State housing help likely on the way as part of pandemic response

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Many Minnesotans out of work because of COVID-19 are starting to face their first rent and mortgage payments since the state’s stay-at-home order went into effect. Some are finding relief. Many are wondering what help they may get.
Westend61 | Getty Images file

Many Minnesotans out of work because of COVID-19 are starting to face their first rent and mortgage payments since the state’s stay-at-home order went into effect.

More than a quarter million Minnesotans have filed for unemployment, including many lower-wage workers in the hospitality, service and other sectors especially hard hit by the outbreak response that has closed many businesses or curtailed their operations.

Evictions have been stayed by government order. People will get unemployment insurance — and checks from the federal government. But unemployment payments typically amount to just about half of a worker’s weekly wages, and housing is a typical household’s biggest cost.

Nearly half of Twin cities renters pay more than 30 percent of their income for housing. A household is considered housing cost-burdened when shelter costs top 30 percent. But more than half of area households earning less than $30,000 a year pay more than half their income for rent, according to a report in January from the Joint Center for Housing Studies of Harvard University.

DFL leaders at the State Capitol are hoping to push through a $100 million housing aid package when the Legislature returns in the middle of this month.

Rep. Michael Howard, DFL-Richfield, said the package would focus on renters, who didn’t get the kind of payment deferral help that homeowners did in the relief package Congress passed last week.

“This is going to help renters be able to make their rent and not fall behind, which in turn is going to help our landlords be able to make their mortgages and continue to supply housing,” he said. “This is also going to help Minnesotans who are homeowners afford their mortgages.”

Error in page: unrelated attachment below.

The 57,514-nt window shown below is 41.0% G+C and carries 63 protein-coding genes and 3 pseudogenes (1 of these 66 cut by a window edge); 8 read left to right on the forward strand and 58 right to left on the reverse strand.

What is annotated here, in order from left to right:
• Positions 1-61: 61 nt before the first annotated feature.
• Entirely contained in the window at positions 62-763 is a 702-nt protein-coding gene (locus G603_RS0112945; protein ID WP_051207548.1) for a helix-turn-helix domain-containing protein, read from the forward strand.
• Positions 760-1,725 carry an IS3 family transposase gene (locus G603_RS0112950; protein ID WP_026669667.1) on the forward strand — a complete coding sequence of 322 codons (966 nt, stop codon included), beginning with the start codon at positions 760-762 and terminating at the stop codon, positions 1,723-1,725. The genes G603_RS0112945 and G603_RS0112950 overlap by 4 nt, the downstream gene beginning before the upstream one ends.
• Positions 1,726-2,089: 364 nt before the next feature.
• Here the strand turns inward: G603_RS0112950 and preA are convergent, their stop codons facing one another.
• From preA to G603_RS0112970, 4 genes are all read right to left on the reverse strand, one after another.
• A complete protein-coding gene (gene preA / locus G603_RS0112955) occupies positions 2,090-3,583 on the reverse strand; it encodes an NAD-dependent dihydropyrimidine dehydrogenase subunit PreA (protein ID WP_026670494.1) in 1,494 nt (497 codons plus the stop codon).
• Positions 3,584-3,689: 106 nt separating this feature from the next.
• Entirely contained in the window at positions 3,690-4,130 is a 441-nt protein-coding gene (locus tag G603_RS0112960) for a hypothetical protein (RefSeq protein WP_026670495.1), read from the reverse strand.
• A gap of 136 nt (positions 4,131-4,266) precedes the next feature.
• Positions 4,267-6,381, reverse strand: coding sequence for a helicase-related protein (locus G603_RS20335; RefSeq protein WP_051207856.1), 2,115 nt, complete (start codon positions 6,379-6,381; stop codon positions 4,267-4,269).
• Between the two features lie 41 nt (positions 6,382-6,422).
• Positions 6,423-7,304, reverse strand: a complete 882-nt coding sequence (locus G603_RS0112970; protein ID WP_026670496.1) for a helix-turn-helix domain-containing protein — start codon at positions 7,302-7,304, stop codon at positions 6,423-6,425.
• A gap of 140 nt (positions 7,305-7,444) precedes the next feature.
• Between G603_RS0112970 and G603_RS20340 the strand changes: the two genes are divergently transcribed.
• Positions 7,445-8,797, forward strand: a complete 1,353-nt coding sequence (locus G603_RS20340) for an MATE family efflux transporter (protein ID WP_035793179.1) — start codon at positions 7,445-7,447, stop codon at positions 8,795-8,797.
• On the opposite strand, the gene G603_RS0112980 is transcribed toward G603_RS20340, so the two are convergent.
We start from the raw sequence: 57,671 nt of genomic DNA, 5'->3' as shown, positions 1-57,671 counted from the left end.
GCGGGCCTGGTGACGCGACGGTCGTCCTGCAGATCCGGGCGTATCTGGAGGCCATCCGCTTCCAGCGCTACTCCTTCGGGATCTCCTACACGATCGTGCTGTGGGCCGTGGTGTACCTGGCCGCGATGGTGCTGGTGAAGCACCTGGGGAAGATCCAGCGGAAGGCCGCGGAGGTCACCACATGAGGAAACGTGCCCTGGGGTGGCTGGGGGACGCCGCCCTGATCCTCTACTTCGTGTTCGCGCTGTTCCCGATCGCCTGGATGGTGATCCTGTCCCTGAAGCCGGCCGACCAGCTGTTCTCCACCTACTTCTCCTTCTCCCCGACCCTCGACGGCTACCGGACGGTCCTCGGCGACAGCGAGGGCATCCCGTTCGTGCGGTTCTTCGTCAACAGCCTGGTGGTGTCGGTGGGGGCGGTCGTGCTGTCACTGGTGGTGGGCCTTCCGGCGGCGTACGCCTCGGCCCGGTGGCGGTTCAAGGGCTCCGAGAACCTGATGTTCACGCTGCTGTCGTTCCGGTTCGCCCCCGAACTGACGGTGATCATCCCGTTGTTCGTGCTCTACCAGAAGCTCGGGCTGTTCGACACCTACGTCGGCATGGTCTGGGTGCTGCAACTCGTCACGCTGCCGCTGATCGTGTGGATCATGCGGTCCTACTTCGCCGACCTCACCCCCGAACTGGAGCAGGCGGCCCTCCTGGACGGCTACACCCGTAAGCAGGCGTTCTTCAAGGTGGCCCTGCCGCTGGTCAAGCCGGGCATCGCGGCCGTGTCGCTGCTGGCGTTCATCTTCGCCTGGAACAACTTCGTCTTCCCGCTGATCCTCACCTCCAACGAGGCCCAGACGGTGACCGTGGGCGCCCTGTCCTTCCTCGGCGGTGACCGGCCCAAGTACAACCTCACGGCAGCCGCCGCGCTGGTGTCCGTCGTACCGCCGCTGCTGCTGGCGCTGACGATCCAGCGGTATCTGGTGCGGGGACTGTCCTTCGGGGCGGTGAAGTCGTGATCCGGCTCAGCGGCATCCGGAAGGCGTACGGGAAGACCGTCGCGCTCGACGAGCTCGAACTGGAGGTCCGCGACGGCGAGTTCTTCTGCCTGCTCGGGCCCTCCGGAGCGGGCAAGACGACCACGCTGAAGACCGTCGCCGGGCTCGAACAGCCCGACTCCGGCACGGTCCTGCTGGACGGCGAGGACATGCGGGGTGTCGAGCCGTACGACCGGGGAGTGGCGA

Howard said the state could get people help faster than the federal government. The state funds would be channeled through organizations around the state that already provide rental assistance.

Republicans think help is warranted. But Rep. Tama Theis, R-St. Cloud, believes less money should be appropriated, at least at the start — maybe $10 to $30 million.

“I would like to see us start slower and then go up as we see fit and as we can afford,” she said. “Obviously, there isn't going to be as much for taxes coming in. So, our revenue is going to be a lot more limited. And I want to help as many people that really need the help.”

Eligibility guidelines would be part of any bill the Legislature agrees on.

More than 200 affordable housing groups around the state believe Minnesota should allocate $100 million to help citizens afford housing, said Anne Mavity, executive director of the Minnesota Housing Partnership.

“It ensures that the lowest-wage workers can pay their rent and not fall so far behind that it will be impossible to ever catch up,” she said. “And it ensures that our housing providers have sufficient operating income to continue to provide housing.”

Many lenders are already cutting homeowners with mortgages some slack, letting them delay payments, for instance. Most borrowers seem to be getting relief, for now, said Julie Gugin, president of the Minnesota Homeownership Center, an advocacy group that promotes home ownership.

“What we're really concerned about and are gearing up for is what happens in 60 days when some of the measures that have been implemented are set to expire and consumers remain unemployed,” she said.

Landlords agree state help is warranted. But they’re not targeting a specific amount for now.

“We back rent assistance,” said Cecil Smith, CEO of the Minnesota Multi Housing Association. “ We'll leave it to those who have better data and clearer understanding to figure out exactly what the number should be But we know that there's a need for rent assistance.”

Smith said it’s hard at this time to predict the impact on landlords. But he said landlords need cash to pay lenders, utility companies, taxes, insurers, employees. If landlords are short of cash to pay their bills, Smith said there’ll be widespread pain.

“We’re a $7 billion industry in this state and many other businesses depend on us maintaining normal operations,” he said.

Howard said he hopes the Legislature will act immediately on housing assistance when it’s back in session midmonth. He said there have already been many conversations about how an aid program would operate. But the biggest issue remains: How much state money to put into an effort to help renters and homeowners.

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